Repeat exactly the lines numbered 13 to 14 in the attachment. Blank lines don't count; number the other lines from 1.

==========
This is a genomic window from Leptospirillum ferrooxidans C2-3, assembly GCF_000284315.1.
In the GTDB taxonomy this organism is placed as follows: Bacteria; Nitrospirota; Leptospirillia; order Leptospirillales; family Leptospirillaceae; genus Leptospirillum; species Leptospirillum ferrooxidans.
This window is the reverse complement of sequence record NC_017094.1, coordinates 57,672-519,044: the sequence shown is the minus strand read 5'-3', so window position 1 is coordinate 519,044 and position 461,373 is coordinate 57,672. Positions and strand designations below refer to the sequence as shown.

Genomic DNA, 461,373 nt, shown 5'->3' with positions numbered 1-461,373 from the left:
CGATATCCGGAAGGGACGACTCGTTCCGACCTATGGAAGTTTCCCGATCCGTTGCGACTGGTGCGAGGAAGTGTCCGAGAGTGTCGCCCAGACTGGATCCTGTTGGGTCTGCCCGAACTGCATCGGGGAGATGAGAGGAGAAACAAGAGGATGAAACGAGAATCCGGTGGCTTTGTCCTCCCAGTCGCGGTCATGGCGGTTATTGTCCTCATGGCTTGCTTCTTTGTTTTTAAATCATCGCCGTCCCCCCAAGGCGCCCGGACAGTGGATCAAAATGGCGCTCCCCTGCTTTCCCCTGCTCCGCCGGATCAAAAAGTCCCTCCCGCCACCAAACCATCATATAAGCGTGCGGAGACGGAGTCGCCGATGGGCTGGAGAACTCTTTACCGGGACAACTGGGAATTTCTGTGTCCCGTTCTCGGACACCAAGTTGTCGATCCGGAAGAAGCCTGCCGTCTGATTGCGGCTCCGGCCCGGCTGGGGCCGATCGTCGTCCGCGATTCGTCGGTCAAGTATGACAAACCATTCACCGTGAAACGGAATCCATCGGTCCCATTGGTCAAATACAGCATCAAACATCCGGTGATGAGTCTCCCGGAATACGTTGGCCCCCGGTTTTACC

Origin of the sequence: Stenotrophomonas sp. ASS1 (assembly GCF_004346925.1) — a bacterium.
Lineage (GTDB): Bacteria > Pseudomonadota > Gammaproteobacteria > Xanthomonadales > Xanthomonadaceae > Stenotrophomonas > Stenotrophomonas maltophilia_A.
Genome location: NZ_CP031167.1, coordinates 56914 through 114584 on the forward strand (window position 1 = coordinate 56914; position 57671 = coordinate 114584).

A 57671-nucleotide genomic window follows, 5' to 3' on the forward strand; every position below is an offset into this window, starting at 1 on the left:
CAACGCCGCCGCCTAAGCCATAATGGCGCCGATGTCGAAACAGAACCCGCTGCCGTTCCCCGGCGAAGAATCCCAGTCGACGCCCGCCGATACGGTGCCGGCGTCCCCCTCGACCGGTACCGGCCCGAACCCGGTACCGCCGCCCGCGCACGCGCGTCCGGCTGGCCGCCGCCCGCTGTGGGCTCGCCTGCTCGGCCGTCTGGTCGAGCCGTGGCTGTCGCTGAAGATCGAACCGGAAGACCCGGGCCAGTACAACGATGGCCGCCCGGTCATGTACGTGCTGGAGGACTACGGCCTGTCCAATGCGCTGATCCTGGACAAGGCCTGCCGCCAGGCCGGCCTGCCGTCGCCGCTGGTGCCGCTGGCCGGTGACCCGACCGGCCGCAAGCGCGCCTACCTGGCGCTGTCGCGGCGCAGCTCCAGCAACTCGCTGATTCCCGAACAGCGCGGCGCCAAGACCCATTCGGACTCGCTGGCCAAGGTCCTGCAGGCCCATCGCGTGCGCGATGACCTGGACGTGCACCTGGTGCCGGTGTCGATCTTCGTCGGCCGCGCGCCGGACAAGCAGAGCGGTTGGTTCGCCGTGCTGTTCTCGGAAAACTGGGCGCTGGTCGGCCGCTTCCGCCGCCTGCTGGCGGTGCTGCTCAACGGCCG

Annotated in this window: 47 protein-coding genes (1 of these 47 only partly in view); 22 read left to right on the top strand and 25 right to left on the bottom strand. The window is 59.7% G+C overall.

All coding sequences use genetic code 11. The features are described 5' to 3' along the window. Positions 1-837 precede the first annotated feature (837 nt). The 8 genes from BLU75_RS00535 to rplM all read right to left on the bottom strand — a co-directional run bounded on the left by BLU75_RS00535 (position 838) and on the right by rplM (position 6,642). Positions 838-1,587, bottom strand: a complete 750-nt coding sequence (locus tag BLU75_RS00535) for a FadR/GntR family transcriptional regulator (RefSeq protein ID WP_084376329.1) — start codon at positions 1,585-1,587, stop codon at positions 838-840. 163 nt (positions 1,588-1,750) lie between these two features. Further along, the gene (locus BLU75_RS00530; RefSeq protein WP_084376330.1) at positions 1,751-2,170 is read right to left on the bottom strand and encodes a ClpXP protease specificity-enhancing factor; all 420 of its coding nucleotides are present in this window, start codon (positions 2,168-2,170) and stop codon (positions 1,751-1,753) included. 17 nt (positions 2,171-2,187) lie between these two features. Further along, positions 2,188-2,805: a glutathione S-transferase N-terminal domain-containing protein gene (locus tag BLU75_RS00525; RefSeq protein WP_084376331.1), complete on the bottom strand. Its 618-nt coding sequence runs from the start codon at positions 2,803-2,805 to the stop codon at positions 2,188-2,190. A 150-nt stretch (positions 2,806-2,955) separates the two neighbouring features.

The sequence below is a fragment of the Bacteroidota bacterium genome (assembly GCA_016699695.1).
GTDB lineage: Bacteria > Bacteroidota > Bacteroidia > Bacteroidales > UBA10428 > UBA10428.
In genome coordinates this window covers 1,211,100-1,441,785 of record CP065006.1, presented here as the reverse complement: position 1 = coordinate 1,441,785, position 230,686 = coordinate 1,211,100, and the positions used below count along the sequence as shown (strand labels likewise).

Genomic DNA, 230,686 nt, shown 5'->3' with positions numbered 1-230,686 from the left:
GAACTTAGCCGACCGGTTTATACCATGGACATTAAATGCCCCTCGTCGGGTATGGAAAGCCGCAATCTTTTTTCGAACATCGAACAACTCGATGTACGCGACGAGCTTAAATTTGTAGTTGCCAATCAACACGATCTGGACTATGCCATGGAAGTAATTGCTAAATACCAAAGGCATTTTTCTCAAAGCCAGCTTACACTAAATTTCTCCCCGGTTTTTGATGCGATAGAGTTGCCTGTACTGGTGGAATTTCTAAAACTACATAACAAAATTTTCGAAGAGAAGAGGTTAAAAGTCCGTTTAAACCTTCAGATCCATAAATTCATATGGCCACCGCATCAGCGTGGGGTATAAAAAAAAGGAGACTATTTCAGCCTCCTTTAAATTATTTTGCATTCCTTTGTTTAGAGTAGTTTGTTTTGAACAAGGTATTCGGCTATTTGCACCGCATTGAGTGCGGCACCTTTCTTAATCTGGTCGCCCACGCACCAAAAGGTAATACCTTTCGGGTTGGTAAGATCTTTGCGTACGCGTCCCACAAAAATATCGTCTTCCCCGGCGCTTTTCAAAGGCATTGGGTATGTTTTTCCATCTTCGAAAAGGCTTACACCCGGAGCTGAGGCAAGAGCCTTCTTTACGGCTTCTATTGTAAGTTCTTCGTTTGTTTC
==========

The sequence below is a fragment of the Bacteroidota bacterium genome (assembly GCA_016699695.1).
GTDB lineage: Bacteria > Bacteroidota > Bacteroidia > Bacteroidales > UBA10428 > UBA10428.